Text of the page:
and the whole table is rendered in this way using toString() (or just the name of the table as part of a string concatenation) in the usual way.
I'll leave you to guess what these methods do:
```    login_to_human.clear ();
```
You can get all of the keys, or all of the data, using
```    Object[] data =  login_to_human.element_array ();
```
There is another way, using the Enumeration interface (see the JAVA library documentation):
```    Enumeration list = login_to_human.elements (boolean quick);
```
or
```    Enumeration list = login_to_human.keys (boolean quick);
while ( list.hasMoreElements () ) {
Object key  = list.nextElement ();
...
}
```
The enumeration methods maintain a cursor, which has to be part of another object in order to allow you to do double enumerations (e.g. running through all pairs of vertices in a graph). The quick switch, if true, just has this pointing into the hash table itself, so it is invalidated whenever a change is made to the table (the corresponding methods in the Vector class in the JAVA library, for example, have this bug). With quick=false, the enumeration uses a private copy, which is made using one of the to-array methods.

## 2  Implementation

template.java is my implementation with the "guts" taken out. The bits that (I have taken out and) you have to write are, in this order:
• the private locate (search_key) [or find] method, which is the core of the algorithm; it must return the index into the table where either the key has been found or there is an EMPTY or DELETED cell that can be used to insert it;
• the public put (key, data) [or insert] method for inserting items in the table, and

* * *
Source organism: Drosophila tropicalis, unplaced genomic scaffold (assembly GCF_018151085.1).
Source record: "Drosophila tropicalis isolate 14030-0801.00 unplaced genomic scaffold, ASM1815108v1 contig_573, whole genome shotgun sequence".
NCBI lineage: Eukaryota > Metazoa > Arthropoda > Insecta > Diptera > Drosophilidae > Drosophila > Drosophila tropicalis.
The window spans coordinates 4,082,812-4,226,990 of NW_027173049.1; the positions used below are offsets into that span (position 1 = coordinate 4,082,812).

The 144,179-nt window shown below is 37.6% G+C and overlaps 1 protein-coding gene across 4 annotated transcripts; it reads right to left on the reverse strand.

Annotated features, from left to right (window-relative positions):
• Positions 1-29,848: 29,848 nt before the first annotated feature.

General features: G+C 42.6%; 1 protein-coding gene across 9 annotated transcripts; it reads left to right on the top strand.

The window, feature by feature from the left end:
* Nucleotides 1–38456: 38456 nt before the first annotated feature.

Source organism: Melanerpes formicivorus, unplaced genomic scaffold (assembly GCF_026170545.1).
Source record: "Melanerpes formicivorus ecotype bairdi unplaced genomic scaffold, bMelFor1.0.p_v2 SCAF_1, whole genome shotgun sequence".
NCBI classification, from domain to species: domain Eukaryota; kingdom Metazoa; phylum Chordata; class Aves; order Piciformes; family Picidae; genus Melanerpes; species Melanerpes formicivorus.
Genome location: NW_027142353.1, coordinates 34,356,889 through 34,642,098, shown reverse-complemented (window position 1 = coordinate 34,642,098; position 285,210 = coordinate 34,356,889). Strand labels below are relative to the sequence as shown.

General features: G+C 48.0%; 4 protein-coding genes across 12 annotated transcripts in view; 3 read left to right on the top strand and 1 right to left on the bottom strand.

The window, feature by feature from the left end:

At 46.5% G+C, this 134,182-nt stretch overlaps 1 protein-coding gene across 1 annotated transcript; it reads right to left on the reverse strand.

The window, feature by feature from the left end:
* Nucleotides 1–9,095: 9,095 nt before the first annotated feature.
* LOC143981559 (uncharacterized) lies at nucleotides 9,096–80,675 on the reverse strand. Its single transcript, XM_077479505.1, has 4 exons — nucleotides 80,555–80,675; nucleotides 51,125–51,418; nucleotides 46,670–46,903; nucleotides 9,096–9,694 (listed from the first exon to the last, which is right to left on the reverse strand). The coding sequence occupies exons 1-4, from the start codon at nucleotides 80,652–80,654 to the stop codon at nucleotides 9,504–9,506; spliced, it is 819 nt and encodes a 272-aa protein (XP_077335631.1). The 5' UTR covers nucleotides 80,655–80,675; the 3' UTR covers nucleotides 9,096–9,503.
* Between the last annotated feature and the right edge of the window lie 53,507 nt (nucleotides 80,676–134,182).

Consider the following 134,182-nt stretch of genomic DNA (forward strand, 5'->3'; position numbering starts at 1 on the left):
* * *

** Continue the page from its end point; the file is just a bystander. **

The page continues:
• the private rebuild (new_size) [or rehash] method that rebuilds the whole table when it has got too full.
Please note that the test program (Main.java/class) uses a more elaborate version of (my implementation of) Hash_Table.class than is given in the template. You are not expected to implement all these fiddly bits yourself!

### 2.1  The data

The data in the table consist of several arrays, the most important of which are
• Object[] key  = new Object [capacity] and
• Object[] data = new Object [capacity]
The key is what you put in (e.g. a name) to unlock the data (e.g. a telephone number). In my implementation, the keys and data are Objects (the most general JAVA class: see Section 1.3), but you may safely substitute String for Object throughout.
Along with the data itself, various control parameters must be maintained, so that the program knows easily when to rebuild the table, without repeated counting:
• capacity: the number of cells available altogether;
• contents: the number of currently valid entries;
• used: the number of cells currently occupied by valid or DELETED entries.
It is part of the data invariant (Section 3.1) that the numerical value of the contents variable should really be the number of valid entries in the table.